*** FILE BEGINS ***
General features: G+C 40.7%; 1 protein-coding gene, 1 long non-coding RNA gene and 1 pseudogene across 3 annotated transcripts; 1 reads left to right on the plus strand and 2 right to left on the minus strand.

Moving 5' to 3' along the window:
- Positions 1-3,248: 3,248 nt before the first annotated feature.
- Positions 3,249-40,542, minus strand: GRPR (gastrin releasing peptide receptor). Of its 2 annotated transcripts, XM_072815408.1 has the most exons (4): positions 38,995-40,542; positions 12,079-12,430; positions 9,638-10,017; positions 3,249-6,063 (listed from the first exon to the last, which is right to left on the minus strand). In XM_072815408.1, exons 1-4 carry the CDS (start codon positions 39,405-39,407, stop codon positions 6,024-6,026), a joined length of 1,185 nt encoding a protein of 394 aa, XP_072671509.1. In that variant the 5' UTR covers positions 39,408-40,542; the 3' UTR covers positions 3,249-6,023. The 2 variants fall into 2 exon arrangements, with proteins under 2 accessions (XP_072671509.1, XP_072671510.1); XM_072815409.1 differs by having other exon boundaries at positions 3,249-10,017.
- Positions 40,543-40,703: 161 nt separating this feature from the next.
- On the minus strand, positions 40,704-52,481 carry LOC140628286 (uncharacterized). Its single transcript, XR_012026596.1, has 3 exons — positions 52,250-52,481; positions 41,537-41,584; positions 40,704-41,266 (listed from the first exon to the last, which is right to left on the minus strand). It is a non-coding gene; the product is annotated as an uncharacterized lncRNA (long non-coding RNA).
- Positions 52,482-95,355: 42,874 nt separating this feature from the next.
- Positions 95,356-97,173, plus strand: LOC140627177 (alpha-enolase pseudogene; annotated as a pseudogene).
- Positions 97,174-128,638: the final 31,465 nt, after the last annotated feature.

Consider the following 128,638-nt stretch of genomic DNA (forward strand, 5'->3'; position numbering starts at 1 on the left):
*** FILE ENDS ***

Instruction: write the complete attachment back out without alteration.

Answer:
General features: G+C 40.7%; 1 protein-coding gene, 1 long non-coding RNA gene and 1 pseudogene across 3 annotated transcripts; 1 reads left to right on the plus strand and 2 right to left on the minus strand.

Moving 5' to 3' along the window:
- Positions 1-3,248: 3,248 nt before the first annotated feature.
- Positions 3,249-40,542, minus strand: GRPR (gastrin releasing peptide receptor). Of its 2 annotated transcripts, XM_072815408.1 has the most exons (4): positions 38,995-40,542; positions 12,079-12,430; positions 9,638-10,017; positions 3,249-6,063 (listed from the first exon to the last, which is right to left on the minus strand). In XM_072815408.1, exons 1-4 carry the CDS (start codon positions 39,405-39,407, stop codon positions 6,024-6,026), a joined length of 1,185 nt encoding a protein of 394 aa, XP_072671509.1. In that variant the 5' UTR covers positions 39,408-40,542; the 3' UTR covers positions 3,249-6,023. The 2 variants fall into 2 exon arrangements, with proteins under 2 accessions (XP_072671509.1, XP_072671510.1); XM_072815409.1 differs by having other exon boundaries at positions 3,249-10,017.
- Positions 40,543-40,703: 161 nt separating this feature from the next.
- On the minus strand, positions 40,704-52,481 carry LOC140628286 (uncharacterized). Its single transcript, XR_012026596.1, has 3 exons — positions 52,250-52,481; positions 41,537-41,584; positions 40,704-41,266 (listed from the first exon to the last, which is right to left on the minus strand). It is a non-coding gene; the product is annotated as an uncharacterized lncRNA (long non-coding RNA).
- Positions 52,482-95,355: 42,874 nt separating this feature from the next.
- Positions 95,356-97,173, plus strand: LOC140627177 (alpha-enolase pseudogene; annotated as a pseudogene).
- Positions 97,174-128,638: the final 31,465 nt, after the last annotated feature.

Consider the following 128,638-nt stretch of genomic DNA (forward strand, 5'->3'; position numbering starts at 1 on the left):